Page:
Mini Motorways

Gameplay: Connect neighborhoods with shopping centers, workplaces, and other destinations to keep traffic moving on your highway network.

How is it?: I've platinumed the predecessor to this game, Mini Metro, despite the devs constantly trying to take that away from me by issuing new levels six years after release. It's not an exaggeration to call Mini Metro an all-time classic, turning the iconic art of subway maps into a satisfying game of transportation line management combining long-term planning with rapid responsiveness and thinking on your feet.

This doesn't measure up, and it's primarily because, bluntly, the flow of traffic cheats. Locations seem to spawn their own artificial "demand" for motorists independent of your population, and you can lose through no fault of your own just because the map hasn't spawned enough of the right type of houses. In one game, I had a direct expressway connecting the only neighborhood in one category right to the doorstep of its only matching destination, and the destination still timed out. There was literally nothing I could do.

The game design is also littered with careless, aggravating dead ends, like the traffic lights that are utterly useless or the houses that spawn in the stupidest, most wasteful locations and orientations or the roundabouts that facilitate traffic flow in a way that real roundabouts don't but that require room you'll never have in the busy locations where they could actually help. It's just not as smart or tightly-designed as its predecessor - or as successful puzzle games in general, for that matter. It looks purty, but avoid.


Gameplay: Connect tiles of the same color to form crosses on a 6x6 grid by shifting entire rows & columns.

How is it?: It has a heavy 2000s-era Lumines vibe with its clean interface and photorealistic backgrounds, which I dig, and the gameplay isn't bad, either. I just wish there were more single-player content: more modes, more unlockable BGM tracks, more colors for the tiles. The special-ability tiles are reserved for local multiplayer only, and the Coloris-style shifting tile graphics appear only in an aimless scoreless mode. The game could use more than one background, too. And you can't play against an AI. This isn't a bad diversion for a couple hours, and I appreciate the effort, but both the presentation and the gameplay could use further exploration.

(That said: I suspected, given the polish in what is present, that the missing content was due to a lack of manpower and possibly a solo dev, and an AMA proves that hunch correct. Here's hoping that the dev gets the funding for an update or sequel with that story mode and single-player versus.)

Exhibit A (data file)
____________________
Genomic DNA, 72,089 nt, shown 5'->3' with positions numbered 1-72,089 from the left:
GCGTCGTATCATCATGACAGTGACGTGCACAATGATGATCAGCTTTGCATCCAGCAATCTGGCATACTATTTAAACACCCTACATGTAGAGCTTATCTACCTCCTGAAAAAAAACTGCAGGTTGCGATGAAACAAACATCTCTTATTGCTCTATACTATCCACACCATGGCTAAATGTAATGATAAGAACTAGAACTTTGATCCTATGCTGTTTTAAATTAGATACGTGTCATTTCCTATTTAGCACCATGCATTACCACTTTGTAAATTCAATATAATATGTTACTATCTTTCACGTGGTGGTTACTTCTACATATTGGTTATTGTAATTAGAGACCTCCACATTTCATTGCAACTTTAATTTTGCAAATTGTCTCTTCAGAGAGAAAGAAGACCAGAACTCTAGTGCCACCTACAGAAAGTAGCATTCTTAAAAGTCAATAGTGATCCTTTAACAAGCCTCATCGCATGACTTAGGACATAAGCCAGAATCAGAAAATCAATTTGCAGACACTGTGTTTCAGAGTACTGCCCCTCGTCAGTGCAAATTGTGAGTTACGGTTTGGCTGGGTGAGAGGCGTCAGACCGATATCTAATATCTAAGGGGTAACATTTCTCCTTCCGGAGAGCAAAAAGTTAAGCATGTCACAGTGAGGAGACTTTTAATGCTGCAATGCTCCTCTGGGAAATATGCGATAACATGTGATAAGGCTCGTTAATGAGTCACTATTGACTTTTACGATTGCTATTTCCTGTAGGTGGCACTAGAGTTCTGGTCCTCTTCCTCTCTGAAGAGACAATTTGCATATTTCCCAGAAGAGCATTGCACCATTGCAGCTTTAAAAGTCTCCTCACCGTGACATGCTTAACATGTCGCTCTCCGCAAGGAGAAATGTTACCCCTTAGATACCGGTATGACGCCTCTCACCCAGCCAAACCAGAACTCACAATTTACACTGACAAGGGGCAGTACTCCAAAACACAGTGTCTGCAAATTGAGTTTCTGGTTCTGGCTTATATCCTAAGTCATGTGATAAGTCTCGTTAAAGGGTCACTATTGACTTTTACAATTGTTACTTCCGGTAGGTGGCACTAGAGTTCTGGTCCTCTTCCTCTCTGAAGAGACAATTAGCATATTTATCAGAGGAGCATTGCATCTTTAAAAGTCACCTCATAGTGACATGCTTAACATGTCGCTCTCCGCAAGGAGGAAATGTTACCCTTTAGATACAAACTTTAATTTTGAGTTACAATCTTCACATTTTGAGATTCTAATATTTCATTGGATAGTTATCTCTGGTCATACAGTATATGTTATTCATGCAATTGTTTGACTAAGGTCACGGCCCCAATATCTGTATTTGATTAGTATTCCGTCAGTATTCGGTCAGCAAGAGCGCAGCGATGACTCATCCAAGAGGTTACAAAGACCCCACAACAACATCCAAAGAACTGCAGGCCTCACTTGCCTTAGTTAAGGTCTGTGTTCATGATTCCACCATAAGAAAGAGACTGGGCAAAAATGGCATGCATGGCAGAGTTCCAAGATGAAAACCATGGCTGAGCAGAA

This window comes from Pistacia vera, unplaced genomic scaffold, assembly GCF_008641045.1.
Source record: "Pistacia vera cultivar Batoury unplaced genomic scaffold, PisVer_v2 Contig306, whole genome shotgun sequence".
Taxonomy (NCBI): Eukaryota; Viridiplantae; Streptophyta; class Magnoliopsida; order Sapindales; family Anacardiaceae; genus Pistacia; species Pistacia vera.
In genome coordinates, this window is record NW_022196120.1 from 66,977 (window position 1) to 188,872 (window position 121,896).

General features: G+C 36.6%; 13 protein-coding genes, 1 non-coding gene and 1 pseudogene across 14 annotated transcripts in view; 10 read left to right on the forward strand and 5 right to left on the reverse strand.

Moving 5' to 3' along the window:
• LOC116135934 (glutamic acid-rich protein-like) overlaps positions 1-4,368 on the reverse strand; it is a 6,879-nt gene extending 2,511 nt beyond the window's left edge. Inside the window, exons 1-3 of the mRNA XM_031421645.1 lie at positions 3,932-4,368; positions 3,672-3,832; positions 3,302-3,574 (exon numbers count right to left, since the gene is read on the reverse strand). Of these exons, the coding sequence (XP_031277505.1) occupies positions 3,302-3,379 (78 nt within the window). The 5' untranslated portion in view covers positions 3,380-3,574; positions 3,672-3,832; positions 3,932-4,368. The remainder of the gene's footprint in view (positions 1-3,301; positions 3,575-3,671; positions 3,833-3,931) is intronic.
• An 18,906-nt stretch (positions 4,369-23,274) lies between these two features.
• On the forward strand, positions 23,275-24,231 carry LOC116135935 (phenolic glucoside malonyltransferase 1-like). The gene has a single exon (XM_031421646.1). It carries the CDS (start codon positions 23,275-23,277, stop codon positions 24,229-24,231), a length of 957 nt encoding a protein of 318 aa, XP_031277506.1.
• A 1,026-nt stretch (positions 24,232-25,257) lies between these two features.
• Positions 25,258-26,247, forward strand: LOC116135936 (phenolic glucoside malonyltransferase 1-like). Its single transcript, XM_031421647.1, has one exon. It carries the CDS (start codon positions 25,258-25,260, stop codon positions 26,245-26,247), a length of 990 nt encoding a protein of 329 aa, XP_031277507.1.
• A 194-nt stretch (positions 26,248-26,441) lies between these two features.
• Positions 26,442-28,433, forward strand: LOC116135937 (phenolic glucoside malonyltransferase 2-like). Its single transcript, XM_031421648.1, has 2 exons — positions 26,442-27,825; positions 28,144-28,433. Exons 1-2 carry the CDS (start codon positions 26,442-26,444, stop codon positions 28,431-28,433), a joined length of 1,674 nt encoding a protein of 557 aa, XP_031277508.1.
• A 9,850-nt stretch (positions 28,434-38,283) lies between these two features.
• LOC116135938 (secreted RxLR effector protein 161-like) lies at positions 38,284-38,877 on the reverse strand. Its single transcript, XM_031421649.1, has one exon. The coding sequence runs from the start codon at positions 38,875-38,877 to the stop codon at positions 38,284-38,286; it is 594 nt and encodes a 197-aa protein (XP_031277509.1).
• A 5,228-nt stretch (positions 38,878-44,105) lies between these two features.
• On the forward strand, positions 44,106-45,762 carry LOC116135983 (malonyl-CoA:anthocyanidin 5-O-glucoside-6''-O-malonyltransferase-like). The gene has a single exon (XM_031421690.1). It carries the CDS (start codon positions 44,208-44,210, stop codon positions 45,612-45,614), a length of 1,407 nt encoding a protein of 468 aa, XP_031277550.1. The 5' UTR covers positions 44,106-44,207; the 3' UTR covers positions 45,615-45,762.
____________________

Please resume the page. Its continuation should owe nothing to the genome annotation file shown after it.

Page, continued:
Gameplay: Connect matching numbers on a Picross grid using lines composed of the same number of squares to form nonogram art.

How is it?: The puzzles are huge, colorful, and well-drawn, and you get a ton of them, particularly for the price. If you like illustration-based number logic puzzles but want a variant from Picross, you won't go wrong with this. The only problem: a couple pages in, the puzzles start taking 45+ minutes to complete. Not great for those of us looking for just a quick puzzle hit. (But there are DLC packs of shorter puzzles to fix that problem.)

Dark Fantasy Jigsaw Puzzle

Gameplay: Connect jigsaw puzzle pieces to reveal van art breasts.

How is it?: This is a jigsaw game for people who just want to kind of half-ass playing a jigsaw game. You see the art blurrily beneath the assembly field and can just sort of drop a piece in the general vicinity of its spot to fit it in. Look, intellectual rigor is not exactly this title's selling point:

Well, that's not a screenshot. Actually, I didn't take many screenshots, because I found out soon after purchasing that all the art is just available as .pngs in the game's steamapps folder. And, actually, that shot's misleading, as most of the women aren't as tastefully clothed as female Julious up there. Here's the only screenshot I bothered to take, of the last puzzle, which is more representative of the title:

All right, not all of it is that far, either. Split the difference between the two, weighted toward the latter example. I don't know exactly why I purchased this, jokes about my own potential obliviousness aside. Some things are mysteries. It's not the sort of purchase I can recommend, but I'd be lying if I didn't say I didn't have a bad time with it. If you're in the mood for this type of art, you might want to hit up the artist's page. (Also, since commission pricing has been a hot topic around here, those commission tiers are eminently reasonable given the work involved.)

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